Five points to check in your clamp to help boost next season’s silage

Looking to produce more milk from forage? Use our five point checklist to examine your clamp and see what lessons it can reveal to help you boost next season's silage. 

Bolton Hall silage clamp

Don’t just view your grass clamp as a storage pit. Open clamps also provide an invaluable source of information, which can help improve your silage-making next year. 

Why bother examining your clamp?

Your silage is fed for six months of the year or more and its quality and quantity can have a massive impact on a farm’s financial health.

Five point checklist for your clamp

1. How does the clamp look?

Begin by making an assessment of how tidy the clamp is. And be honest with yourself.

Is the face untidy and allowing air to get in? If so, correcting an untidy face is a fairly ‘easy fix’. If you do it now, it can make a big difference to reducing air ingress and surface wastage this year. 

If waste is present deeper in the clamp, it may be sign of a poor fermentation. Which means the way silage is made may need improving in future. 

Better clamp consolidation, correct use of a proven additive, and improvements in clamp sealing are all things that may need considering.

Inadequate consolidation is a big problem nowadays, because trailers often arrive at clamps in rapid succession, leaving little time to properly compact and roll the previous load. 

While it could be that there was excess N present, with the price of N now it probably won’t be the case. Black lines in a clamp are usually from over rolling esp rolling in the morning before the first loads arrive at the clamp.

2. Temperature – how cool is it?

Another good indicator of the quality of the silage’s compaction is its temperature. It needs to stay cool.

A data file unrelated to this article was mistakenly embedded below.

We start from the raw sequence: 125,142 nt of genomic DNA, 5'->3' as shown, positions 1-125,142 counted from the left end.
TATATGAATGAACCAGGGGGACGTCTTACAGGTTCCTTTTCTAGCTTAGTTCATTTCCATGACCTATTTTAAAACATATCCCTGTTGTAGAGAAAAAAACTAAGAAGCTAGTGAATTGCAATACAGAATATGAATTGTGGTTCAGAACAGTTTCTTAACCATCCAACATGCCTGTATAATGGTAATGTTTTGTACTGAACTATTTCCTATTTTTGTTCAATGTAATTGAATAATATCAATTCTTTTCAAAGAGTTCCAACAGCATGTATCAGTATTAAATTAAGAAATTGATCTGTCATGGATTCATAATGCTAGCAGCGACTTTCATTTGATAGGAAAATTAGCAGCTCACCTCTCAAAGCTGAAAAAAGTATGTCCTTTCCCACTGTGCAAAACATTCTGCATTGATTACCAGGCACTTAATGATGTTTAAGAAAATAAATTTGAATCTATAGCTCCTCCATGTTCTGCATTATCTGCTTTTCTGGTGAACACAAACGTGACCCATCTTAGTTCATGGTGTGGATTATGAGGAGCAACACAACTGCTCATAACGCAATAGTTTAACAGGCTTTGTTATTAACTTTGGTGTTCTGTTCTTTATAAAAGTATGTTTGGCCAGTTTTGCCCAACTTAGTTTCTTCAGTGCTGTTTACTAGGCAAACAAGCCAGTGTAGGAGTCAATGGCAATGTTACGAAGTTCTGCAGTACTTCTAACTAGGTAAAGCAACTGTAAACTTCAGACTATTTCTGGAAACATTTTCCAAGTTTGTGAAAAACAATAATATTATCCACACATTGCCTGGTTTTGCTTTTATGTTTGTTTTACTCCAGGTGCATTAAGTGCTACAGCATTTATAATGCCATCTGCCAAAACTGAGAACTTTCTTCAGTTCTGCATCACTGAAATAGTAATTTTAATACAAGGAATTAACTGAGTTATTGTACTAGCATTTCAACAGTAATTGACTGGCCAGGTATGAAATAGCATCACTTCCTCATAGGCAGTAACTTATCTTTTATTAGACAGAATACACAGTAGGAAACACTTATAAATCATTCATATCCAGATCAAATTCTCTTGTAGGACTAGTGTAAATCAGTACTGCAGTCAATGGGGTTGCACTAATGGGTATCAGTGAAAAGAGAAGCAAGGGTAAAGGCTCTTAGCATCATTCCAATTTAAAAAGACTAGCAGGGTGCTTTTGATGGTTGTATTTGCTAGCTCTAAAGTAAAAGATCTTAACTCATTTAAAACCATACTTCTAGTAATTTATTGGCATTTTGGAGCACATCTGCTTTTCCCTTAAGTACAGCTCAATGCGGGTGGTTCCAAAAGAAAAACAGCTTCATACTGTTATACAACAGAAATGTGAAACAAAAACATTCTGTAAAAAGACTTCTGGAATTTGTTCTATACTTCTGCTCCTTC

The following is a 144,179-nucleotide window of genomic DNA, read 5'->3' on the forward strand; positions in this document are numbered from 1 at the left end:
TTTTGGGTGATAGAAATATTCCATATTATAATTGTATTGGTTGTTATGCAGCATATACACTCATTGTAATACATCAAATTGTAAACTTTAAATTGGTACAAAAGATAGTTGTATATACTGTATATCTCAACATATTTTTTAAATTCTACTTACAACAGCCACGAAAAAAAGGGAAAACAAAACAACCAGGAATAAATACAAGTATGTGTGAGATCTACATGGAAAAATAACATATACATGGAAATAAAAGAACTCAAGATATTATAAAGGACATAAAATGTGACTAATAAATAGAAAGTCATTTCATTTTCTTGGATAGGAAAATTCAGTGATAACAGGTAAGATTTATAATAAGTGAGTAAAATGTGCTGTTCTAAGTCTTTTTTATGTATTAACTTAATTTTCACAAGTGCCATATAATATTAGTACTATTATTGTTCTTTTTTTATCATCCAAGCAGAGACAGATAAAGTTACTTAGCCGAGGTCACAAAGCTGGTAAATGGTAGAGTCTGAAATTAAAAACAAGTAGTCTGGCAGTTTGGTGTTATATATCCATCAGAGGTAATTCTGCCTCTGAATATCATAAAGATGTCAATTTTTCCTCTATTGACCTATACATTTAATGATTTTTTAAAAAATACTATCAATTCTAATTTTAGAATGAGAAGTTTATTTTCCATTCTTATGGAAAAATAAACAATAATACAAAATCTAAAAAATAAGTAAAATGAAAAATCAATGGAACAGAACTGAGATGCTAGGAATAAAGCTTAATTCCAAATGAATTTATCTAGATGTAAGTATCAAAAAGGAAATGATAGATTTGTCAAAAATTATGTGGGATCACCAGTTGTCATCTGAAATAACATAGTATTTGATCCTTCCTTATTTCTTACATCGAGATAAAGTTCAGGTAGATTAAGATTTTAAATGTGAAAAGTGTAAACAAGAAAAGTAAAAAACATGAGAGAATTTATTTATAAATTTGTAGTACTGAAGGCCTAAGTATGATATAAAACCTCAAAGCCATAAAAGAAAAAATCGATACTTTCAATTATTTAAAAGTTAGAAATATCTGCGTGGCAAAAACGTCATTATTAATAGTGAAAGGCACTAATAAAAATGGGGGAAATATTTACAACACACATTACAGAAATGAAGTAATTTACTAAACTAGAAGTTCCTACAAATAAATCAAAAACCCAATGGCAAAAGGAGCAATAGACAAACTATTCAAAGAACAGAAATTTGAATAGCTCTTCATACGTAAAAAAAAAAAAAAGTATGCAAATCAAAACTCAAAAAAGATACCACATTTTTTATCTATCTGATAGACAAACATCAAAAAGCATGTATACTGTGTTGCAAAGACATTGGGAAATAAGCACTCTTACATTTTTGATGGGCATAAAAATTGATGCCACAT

If it’s heating up it’s a sign of aerobic spoilage, which is caused when yeasts and moulds feed on the silage in the presence of air. This action effectively ‘burns up’ its nutrients.

Unfortunately, problems with heating in the clamp won’t go away when the silage is exposed to more air at feed-out. You may need to consider an additive to reduce heating in the feed trough. 

To prevent heating next season, better clamp consolidation and sealing may be required.

 3. Smell – what does the silage smell like?

Another simple check is how the silage smells. Is it sweet or unpleasant?

If it’s unpleasant, it could be signs that a poor fermentation, caused by undesirable micro-organisms, has taken place. As with aerobic spoilage (heating), this means some of its feed value will have been lost. Even if you’ve done all the other ensiling steps well, if the fermentation hasn’t been effective, your other efforts may have been undermined.

Next season, take as many steps as possible to ensure only ‘good bacteria’ that produce the right type of fermentation dominate the clamp.

 4. Feel – how does it feel?

Next, check the silage’s texture.

Slimy silage can also be a sign of excess nitrogen present in the grass at harvest, and can also be due to low sugars and a poor fermentation allowing undesirable microbes to take hold. These undesirable microbes have effectively started to break down what’s in the clamp.

As well as checking whether silage is slimy, check also whether it is leafier or more fibrous than you expected. If it’s excessively fibrous, it suggests the grass was cut too late and contains excess stem material – for example if cutting was delayed in pursuit of extra bulk.

The optimum cutting time for both yield and quality is just before grass starts heading. After heading, its digestibility falls by about 0.5% a day.

5. Moisture – how wet or dry is the silage?

Finally, assess the silage’s moisture content.

If it’s wetter or drier than expected, it may be a sign that your wilting technique needs re-checking. Wilting to 28-32% dry matter – and doing it rapidly – is the optimum for both minimising in-field losses and minimising effluent risk in the clamp.

If the silage is wetter than the grass that was originally ensiled, it can be another sign that the fermentation was slow and inefficient. That’s because a by-product of a slow fermentation is water. Ensiling with a proven additive will reduce this risk.

Next steps to consistently better silage.…

Rather than relying on memory when making these assessments, make a few notes of any good and bad points as you’re going along, and keep them safe.

Better still, take photos too as a visual reminder.

By doing this, you can prepare a simple action plan of any improvements necessary – such as re-assessing your cutting dates or clamp consolidation and sealing methods, or ordering a proven additive such as Ecosyl.

Find out how to test these key lessons in our YouTube tutorials.

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